COCAINE

COCAINE
(koe-kane')
COCAINE HYDROCHLORIDe
Classifications: anesthetic, local;
Therapeutic:topical anesthetics

Prototype: Procaine
Pregnancy Category: C
Controlled Substance: Schedule II

Availability

4%, 10% topical solution

Action

Alkaloid obtained from leaves of Erythroxylon coca. Topical application blocks nerve conduction and produces surface anesthesia accompanied by local vasoconstriction. Exerts adrenergic effect by potentiating action of endogenous (and injected) epinephrine and norepinephrine, possibly by inhibiting reuptake of catecholamines into sympathetic nerve terminals. Topical form of cocaine is a local anesthetic.

Therapeutic Effect

Systemic absorption produces descending CNS stimulation, with intense, short-lived euphoria accompanied by indifference to pain or hunger and with illusions of great strength, endurance, and mental capacity, all the basis for drug abuse.

Uses

Surface anesthesia of ear, nose, throat, rectum, and vagina. Ophthalmic use largely abandoned because of its tendency to cause corneal sloughing. Sometimes used as ingredient in Brompton's cocktail.

Contraindications

Hypersensitivity to local anesthetics; sepsis in region of proposed application; acute MI, history of cardiac arrhythmias, cardiac disease; seizures or seizure disorders; thyrotoxicosis cerebrovascular disease; Tourette's syndrome; MAOI therapy; pregnancy (category C), lactation.

Cautious Use

History of drug sensitivities, history of drug abuse.

Route & Dosage

Surface Anesthesia
Adult: Topical 1–10% solution (use >4% solution with caution), max single dose of 1 mg/kg

Administration

Topical
  • Exercise caution to ensure that drug is taken as prescribed.
  • Preserve in tightly closed, light-resistant containers.

Adverse Effects (≥1%)

Body as a Whole: Formication ("cocaine bugs"), hypersensitivity reactions. CV: Tachycardia, ventricular fibrillation, MI, angina pectoris. GI: Nausea, vomiting, anorexia, abdominal pain. CNS: CNS stimulation and CNS depression (respiratory and circulatory failure). Respiratory: pneumonia, lung damage (chronic cocaine smoking). Special Senses: Runny nose, perforated nasal septum; clouding, pitting, and ulceration of cornea.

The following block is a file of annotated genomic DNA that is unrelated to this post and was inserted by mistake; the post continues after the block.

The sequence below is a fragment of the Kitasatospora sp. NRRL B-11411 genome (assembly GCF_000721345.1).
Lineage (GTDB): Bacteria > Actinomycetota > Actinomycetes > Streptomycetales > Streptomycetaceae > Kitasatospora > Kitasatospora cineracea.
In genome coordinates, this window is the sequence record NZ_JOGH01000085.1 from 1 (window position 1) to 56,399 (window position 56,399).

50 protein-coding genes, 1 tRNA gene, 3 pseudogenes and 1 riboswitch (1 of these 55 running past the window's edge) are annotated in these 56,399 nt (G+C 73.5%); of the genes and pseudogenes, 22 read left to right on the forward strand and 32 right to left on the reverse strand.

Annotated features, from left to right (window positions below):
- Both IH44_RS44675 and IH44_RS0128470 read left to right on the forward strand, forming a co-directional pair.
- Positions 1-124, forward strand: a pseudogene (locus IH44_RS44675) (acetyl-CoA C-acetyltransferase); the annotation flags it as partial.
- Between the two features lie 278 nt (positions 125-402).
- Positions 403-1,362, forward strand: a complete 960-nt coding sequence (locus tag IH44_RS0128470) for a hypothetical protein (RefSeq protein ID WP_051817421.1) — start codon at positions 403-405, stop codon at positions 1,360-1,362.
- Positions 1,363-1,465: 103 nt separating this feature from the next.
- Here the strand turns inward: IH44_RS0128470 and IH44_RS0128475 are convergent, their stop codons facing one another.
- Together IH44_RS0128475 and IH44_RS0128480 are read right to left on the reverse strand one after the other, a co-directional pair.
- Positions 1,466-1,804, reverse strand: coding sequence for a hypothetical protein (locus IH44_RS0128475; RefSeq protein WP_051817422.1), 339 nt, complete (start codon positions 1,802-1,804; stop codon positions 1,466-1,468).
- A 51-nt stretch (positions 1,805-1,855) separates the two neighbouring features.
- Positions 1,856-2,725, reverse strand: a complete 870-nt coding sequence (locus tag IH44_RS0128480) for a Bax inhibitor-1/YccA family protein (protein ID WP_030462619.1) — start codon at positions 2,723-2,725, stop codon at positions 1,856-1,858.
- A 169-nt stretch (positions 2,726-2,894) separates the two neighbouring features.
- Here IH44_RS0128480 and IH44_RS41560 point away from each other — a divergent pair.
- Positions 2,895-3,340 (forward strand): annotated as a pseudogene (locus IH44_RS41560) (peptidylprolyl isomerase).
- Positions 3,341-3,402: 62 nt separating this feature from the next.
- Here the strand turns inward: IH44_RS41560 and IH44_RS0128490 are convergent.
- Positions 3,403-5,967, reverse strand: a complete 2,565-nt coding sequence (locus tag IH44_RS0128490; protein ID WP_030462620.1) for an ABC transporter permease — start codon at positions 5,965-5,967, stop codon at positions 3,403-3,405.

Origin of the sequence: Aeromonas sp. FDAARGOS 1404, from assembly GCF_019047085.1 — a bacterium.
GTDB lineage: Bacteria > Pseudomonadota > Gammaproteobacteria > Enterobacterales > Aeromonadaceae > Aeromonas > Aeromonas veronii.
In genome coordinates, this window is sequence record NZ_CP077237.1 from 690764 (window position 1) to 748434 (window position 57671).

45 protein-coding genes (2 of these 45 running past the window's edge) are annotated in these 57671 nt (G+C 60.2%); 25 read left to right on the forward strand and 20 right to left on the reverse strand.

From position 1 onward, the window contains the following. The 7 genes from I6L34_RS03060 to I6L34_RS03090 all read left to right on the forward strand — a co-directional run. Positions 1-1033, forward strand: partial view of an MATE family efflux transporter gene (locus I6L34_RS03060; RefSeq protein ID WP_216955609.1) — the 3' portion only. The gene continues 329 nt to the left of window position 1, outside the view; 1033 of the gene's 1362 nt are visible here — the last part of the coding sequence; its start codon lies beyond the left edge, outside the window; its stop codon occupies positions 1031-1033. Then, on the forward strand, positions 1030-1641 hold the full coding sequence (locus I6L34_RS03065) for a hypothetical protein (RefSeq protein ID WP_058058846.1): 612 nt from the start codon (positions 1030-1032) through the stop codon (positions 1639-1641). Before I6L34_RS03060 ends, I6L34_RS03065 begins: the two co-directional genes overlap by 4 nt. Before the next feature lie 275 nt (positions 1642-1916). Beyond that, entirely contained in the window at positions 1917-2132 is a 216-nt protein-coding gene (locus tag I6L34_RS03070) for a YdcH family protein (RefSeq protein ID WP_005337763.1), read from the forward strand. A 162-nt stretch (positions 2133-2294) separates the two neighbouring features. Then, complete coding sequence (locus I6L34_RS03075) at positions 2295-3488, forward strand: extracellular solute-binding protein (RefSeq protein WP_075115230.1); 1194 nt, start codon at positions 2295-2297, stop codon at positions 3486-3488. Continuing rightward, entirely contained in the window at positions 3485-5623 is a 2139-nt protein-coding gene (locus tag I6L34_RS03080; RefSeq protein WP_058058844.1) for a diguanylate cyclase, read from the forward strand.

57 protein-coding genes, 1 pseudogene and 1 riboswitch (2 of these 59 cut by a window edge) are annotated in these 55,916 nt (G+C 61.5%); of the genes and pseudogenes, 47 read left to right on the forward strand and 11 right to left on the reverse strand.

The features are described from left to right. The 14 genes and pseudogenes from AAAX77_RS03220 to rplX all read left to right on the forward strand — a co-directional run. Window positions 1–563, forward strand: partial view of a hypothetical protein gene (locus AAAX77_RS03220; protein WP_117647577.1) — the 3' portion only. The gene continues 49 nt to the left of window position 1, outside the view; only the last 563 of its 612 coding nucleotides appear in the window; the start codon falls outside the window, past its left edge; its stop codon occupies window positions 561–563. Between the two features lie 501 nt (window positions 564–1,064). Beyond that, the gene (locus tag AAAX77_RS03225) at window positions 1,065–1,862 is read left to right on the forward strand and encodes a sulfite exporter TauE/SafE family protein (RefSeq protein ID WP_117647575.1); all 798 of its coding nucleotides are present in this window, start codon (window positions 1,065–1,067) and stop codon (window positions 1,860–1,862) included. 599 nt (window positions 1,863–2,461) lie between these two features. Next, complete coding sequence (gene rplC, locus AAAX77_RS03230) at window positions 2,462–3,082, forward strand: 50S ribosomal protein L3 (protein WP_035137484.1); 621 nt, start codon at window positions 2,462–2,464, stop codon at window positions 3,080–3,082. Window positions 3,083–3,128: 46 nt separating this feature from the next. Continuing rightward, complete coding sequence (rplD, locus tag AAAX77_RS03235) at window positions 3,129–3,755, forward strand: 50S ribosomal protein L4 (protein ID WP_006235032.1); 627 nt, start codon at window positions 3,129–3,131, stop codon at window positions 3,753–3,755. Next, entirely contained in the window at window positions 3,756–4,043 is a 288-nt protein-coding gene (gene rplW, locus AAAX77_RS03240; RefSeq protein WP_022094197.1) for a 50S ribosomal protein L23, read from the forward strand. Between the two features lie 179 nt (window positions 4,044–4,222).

Interactions

Drug: Epinephrine entails risk of severe hypertension and arrhythmias; mao inhibitors potentiate pharmacologic effects of cocaine.

Pharmacokinetics

Absorption: Readily absorbed from mucous membranes; absorption limited by vasoconstriction. Onset: 1 min. Peak: 15–120 min. Duration: 30 min–2 h. Distribution: Crosses placenta; distributed into breast milk. Metabolism: Hydrolyzed in serum. Elimination: In urine; detectable for up to 30 h. Half-Life: 1–2.5 h.

Nursing Implications

Assessment & Drug Effects

  • When used for anesthesia of throat, cocaine causes temporary paralysis of cilia of respiratory tract cells, reducing protection against aspiration. It also may interfere with pharyngeal stage of swallowing. Give nothing by mouth until sensation returns.
  • Monitor cardiovascular status, especially in patients with known cardiac disease. Report promptly cardiac arrhythmias.

Patient & Family Education

  • Promptly report angina or chest pain or respiratory distress.

Common adverse effects in italic, life-threatening effects underlined; generic names in bold; classifications in SMALL CAPS; Canadian drug name; Prototype drug

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